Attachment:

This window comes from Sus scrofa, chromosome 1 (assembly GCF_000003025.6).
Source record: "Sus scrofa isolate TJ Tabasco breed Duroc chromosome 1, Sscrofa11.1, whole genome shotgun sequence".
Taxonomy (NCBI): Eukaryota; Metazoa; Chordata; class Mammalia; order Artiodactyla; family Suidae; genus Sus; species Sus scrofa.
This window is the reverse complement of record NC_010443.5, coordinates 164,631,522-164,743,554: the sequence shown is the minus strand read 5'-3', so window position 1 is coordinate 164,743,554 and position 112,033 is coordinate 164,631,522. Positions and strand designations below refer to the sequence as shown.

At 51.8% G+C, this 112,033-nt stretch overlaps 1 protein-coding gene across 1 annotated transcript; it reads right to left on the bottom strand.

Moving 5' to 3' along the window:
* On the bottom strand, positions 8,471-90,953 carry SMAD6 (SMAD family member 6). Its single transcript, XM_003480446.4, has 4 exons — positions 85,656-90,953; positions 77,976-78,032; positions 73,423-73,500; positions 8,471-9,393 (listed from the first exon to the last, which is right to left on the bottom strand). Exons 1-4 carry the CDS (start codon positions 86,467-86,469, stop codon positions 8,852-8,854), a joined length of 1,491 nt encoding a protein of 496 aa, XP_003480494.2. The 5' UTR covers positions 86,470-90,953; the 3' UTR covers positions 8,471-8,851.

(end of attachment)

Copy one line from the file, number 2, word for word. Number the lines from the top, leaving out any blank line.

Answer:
Source record: "Sus scrofa isolate TJ Tabasco breed Duroc chromosome 1, Sscrofa11.1, whole genome shotgun sequence".